As France’s 5th industrial region, Bretagne has always been prominent on the nation’s maritime and military scene. This is truer today than ever before since the region is making significant headway in the leading hi-tech sectors, drawing on the businesses that make it a key player in defending France’s sovereignty.

The Pôle d’excellence cyber (cyber cluster) exemplifies Bretagne’s leadership in cyber security which has become a government priority.

The cluster was officially launched at the beginning of February 2014 by defence minister Jean-Yves Le Drian as part of the Government’s wider cyber defence strategy. Bretagne Regional Council is also backing the development of a cyber security industry which comes under the Government’s economic recovery package for the region. The ability to defend against and counter cyber attacks, and to identify their authors has now become a sovereignty issue beyond the actual defence sector itself.

The cyber cluster’s vocation is to draw together the expertise from across the region. This refers to skills from education, research and technology, but also from economic development. The Pôle d’excellence cyber has had its research and technology budget tripled in order to provide greater support to SMEs and research laboratories in this field. In the Rennes area, training establishmentsSaint-Cyr Coëtquidan and ETRS, along with the DGA information management division are able to support the cluster directly.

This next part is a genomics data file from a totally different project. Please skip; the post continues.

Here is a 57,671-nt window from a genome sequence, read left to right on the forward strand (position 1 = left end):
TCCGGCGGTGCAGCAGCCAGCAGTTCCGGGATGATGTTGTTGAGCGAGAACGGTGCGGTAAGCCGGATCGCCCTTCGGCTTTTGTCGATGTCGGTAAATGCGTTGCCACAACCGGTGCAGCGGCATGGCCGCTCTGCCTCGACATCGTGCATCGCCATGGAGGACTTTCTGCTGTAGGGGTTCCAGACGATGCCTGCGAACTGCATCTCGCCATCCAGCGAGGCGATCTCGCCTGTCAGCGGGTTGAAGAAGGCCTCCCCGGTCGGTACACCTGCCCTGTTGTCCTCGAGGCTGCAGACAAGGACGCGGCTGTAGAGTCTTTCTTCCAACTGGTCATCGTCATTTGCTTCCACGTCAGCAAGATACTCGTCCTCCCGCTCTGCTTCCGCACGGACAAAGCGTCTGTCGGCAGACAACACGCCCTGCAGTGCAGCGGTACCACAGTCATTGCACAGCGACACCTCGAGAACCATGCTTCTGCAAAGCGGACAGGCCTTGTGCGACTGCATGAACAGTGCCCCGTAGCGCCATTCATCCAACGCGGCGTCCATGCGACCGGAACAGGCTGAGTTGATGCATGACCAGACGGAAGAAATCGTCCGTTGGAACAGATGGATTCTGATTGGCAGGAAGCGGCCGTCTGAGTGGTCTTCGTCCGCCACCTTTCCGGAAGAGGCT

The fields of technical expertise relating to cyber security: cryptology, micro-electronics, architecture for security equipment and for IT and industrial systems, analysis of soft and hardware etc…

The MEITO network has identified around 75 businesses working in cyber security in the region today: leaders such as Thales, Orange Labs, Cap Gemini,Alcatel Lucent, Sopra Group

There are also SMEs delivering technological solutions covering the whole cyber security value chain. 13 academic research teams working in cyber security including 7 in particular that work in cyberdefence (IRISA, Lab-STICC,IRMAR, IETR, etc.)

The cluster can draw on the availability of high-level courses (Université de Rennes 1, Telecom Bretagne, INSA Rennes, ENSIBS, IUT de Bretagne,ENSSAT, etc.)

The first Chair in cyber defence and cyber security

Saint-Cyr Sogeti Thales was inaugurated in July 2012. Its ambition is to anticipate cyber threats by combining skills from the military and civil sectors. Two further Chairs have been founded, one at Ecole Naval (naval sector) and the other at Supélec (research on vulnerability)

  • An on-line directory has been introduced which lists the businesses and organisations from the digital sector working on defence applications. It is available at:
  • DGA (government defence procurement agency), Marine Nationale (French Navy)
  • 2 large groups – Thales and DCNS
  • 383 businesses (50% services and research, 50% industry)
  • The Pôle National d’Excellence Cyber (national cyber area)
  • 7 innovation clusters
  • 11 grandes écoles and university establishments
  • 7 resource centres, platforms and technical centres
  • 47 research teams